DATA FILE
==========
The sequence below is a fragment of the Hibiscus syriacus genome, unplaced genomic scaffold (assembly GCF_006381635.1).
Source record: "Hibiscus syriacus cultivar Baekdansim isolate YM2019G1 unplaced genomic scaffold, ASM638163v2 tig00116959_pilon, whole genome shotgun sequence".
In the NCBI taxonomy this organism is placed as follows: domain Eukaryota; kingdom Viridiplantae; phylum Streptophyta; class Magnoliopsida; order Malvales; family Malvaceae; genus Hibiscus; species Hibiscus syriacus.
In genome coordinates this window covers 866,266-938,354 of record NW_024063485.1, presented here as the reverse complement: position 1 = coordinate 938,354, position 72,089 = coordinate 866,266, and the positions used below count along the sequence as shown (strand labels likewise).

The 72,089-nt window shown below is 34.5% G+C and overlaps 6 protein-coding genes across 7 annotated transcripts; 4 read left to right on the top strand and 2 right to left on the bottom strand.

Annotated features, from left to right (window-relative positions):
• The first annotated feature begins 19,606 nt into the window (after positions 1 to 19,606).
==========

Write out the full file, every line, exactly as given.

The sequence below is a fragment of the Hibiscus syriacus genome, unplaced genomic scaffold (assembly GCF_006381635.1).
Source record: "Hibiscus syriacus cultivar Baekdansim isolate YM2019G1 unplaced genomic scaffold, ASM638163v2 tig00116959_pilon, whole genome shotgun sequence".
In the NCBI taxonomy this organism is placed as follows: domain Eukaryota; kingdom Viridiplantae; phylum Streptophyta; class Magnoliopsida; order Malvales; family Malvaceae; genus Hibiscus; species Hibiscus syriacus.
In genome coordinates this window covers 866,266-938,354 of record NW_024063485.1, presented here as the reverse complement: position 1 = coordinate 938,354, position 72,089 = coordinate 866,266, and the positions used below count along the sequence as shown (strand labels likewise).

The 72,089-nt window shown below is 34.5% G+C and overlaps 6 protein-coding genes across 7 annotated transcripts; 4 read left to right on the top strand and 2 right to left on the bottom strand.

Annotated features, from left to right (window-relative positions):
• The first annotated feature begins 19,606 nt into the window (after positions 1 to 19,606).